Pinning Down the Physical


The ruminative parts of my life are generally easy for me to express, but it is the tangible elements that often go unrecorded, and this is one weakness of my writing.

Experience must be gained in the setting of scene.

Physically, then:

I sit in a green upholstered vintage chair with nine small fabric buttons inset into the back. Its raised arms curve around me on the sides, creating a comfortable bucket-like seat. It has good back support—stiff and not too cushiony. There is enough room for me to sit with my legs down, or propped up on a footstool, or crossed underneath me, which is my present position with my laptop sitting on my lap, mainly due to some chest/lung pressure due to pregnancy. I find that often, particularly in the morning and evening, I feel cramped internally and like it is hard to get comfortable. The baby in my womb weighs upwards of six pounds already, probably seven-something at this point, for she was over six at just 34 and a half weeks, and I am now at 37 and a half. Bending forward is getting more difficult, either while driving or leaning down to pick something up.

The chair is situated in the corner of the room, to the left of the door as you enter. On the wall on the right side of the chair is a woodblock-style print of an image from Miyazaki’s “Totoro” cartoon. Next to that is a floor lamp, and next to that is a bookshelf with a moon nightlight sitting atop it, and on the highest point of the wall above it hangs a large crocheted piece of art in blue, white, brown, and green yarn that JJ’s mother, Susan, created to represent the element “Water.”

To my left is a print of an ink drawing, framed in green-painted wood, which bears an illustration of a black bird figurine nose-driving toward the earth and the words, “flight of fancy – A bird made from stone can only fly as far as it is thrown.” Running along the wall next to it are other prints by the same artist, a local creator whose work JJ and I discovered for sale at the Starving Artist’s Café in Lee, Mass. 

The other furniture in the room consists, at present, of a short rectangular side table, a knock-off “Eames” style chair with a bucket seat and stylishly spindly wooden legs (on which Elektra is curled on a cushion, sleeping), two footstools, a large rug in shades of blue, red, white, and beige, a small particle-board dresser that used to belong to me and which is missing the bottom of its bottom drawer, a desk with a changing pad atop it, a “diaper genie” for disposing of diapers, a black faux-leather ottoman that contains clean sheets, an infant “swing” in plush gray, a moses basket, a bed-side bassinet, and a crib.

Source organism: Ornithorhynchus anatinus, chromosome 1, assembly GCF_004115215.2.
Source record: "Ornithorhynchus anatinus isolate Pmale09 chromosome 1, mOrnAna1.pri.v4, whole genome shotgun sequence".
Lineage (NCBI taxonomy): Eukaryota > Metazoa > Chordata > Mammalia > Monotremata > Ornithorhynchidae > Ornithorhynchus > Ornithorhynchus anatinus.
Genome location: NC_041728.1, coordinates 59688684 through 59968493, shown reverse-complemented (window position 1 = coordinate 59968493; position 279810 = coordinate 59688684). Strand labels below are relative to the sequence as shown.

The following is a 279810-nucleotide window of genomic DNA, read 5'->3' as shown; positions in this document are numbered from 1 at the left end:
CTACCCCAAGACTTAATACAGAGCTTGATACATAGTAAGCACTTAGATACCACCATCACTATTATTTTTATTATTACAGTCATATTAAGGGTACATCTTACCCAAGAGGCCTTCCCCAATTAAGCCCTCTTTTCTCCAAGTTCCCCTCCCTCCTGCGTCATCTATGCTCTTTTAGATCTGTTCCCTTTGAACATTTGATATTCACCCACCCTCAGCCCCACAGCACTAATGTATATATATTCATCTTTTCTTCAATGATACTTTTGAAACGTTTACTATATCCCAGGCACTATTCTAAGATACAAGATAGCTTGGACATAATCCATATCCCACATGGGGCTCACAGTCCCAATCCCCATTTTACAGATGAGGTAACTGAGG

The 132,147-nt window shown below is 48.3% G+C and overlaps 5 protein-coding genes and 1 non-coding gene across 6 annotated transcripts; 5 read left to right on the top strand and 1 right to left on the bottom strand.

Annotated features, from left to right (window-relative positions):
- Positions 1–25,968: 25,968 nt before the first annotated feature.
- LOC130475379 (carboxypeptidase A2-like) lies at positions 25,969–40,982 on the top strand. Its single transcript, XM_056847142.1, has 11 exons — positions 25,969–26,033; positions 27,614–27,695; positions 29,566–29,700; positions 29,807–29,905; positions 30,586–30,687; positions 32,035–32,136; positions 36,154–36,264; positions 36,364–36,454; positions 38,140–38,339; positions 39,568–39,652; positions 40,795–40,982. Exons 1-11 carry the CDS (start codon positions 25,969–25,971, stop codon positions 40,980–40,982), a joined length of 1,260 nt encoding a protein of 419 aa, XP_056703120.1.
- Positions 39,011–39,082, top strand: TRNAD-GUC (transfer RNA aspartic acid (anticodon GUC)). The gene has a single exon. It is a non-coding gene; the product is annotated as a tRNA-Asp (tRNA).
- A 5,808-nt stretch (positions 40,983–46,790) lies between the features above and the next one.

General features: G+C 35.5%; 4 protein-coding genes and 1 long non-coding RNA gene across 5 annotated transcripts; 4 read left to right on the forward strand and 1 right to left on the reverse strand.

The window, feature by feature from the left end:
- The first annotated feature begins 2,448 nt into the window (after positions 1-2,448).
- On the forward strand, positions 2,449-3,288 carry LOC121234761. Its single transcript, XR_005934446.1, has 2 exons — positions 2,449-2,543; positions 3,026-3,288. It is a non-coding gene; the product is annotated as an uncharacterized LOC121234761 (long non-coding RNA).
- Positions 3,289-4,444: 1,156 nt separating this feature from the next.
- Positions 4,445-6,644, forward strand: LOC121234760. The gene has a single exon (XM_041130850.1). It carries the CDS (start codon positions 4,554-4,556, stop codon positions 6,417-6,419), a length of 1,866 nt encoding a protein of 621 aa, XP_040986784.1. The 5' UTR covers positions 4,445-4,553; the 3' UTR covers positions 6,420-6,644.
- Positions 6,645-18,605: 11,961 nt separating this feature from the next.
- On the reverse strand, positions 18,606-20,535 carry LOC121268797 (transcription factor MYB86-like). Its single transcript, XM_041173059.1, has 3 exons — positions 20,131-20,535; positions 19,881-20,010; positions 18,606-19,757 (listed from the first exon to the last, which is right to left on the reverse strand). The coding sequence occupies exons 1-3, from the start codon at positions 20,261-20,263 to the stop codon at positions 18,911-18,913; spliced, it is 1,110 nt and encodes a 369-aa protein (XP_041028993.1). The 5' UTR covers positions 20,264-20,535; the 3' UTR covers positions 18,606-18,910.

There is a large double-window on the wall opposite the door, and in the morning a great deal of light comes in through this window, brightening the yellow of the stained wood floor and the matching yellow-painted walls. On the wall above this window a sparkling wooden turtle of yellow, blue, and red is affixed, legs spread, to lead the way forward (a wedding present from JJ’s uncle Roger).

There is also an exposed wooden beam (part of the building’s original architecture), that runs from one side of the slanted ceiling to the other, and atop this thick beam lies a statue of the reclining Buddha—a recent gift from one of JJ’s former students, who took his course on Nietzsche as well as his course on Virtue Ethics in East Asia this last year.

This amount of description seems excessive, and yet still I could go on. Out the window, across the street, the great green leaves of an immense white oak tree are visible—appropriate, since the street we live on is named “White Oaks.” The trunk is thick—it would take two people to circle it, joining hands, and it divides into two main sections at about the midpoint of the window, the leaves spreading lushly out and around it. It sits against a foliage-covered incline, at the top of which live neighbors with fenced-in dogs. The three lines of a power line are strung along the street in front of the tree.

This is the nursery, and what will eventually become Athena’s bedroom, though for the immediately foreseeable future she will sleep in our bedroom with me and JJ, after we have moved the bedside bassinet in there.

I can see how this form of writing, as much as any photograph, is a battle on the side of memory, to fight against forgetting as the material world changes with the passage of time. Thus pinning the world into place with words is also a tool by which we are invited to re-enter memories, and those particular material objects which may have appeared in the memories of many people—for example, a cat’s eye marble—can be a device by which we re-enter the terrain of our own past.

This is one of the great successes of Margaret Atwood’s work, and one of the things I want to learn to do myself. I pay a great deal of attention to the internal and the mental, and a great deal of attention to certain physical sensations and human interactions, but the material physicality that surrounds me is something I must train myself to become more practiced at pinning down.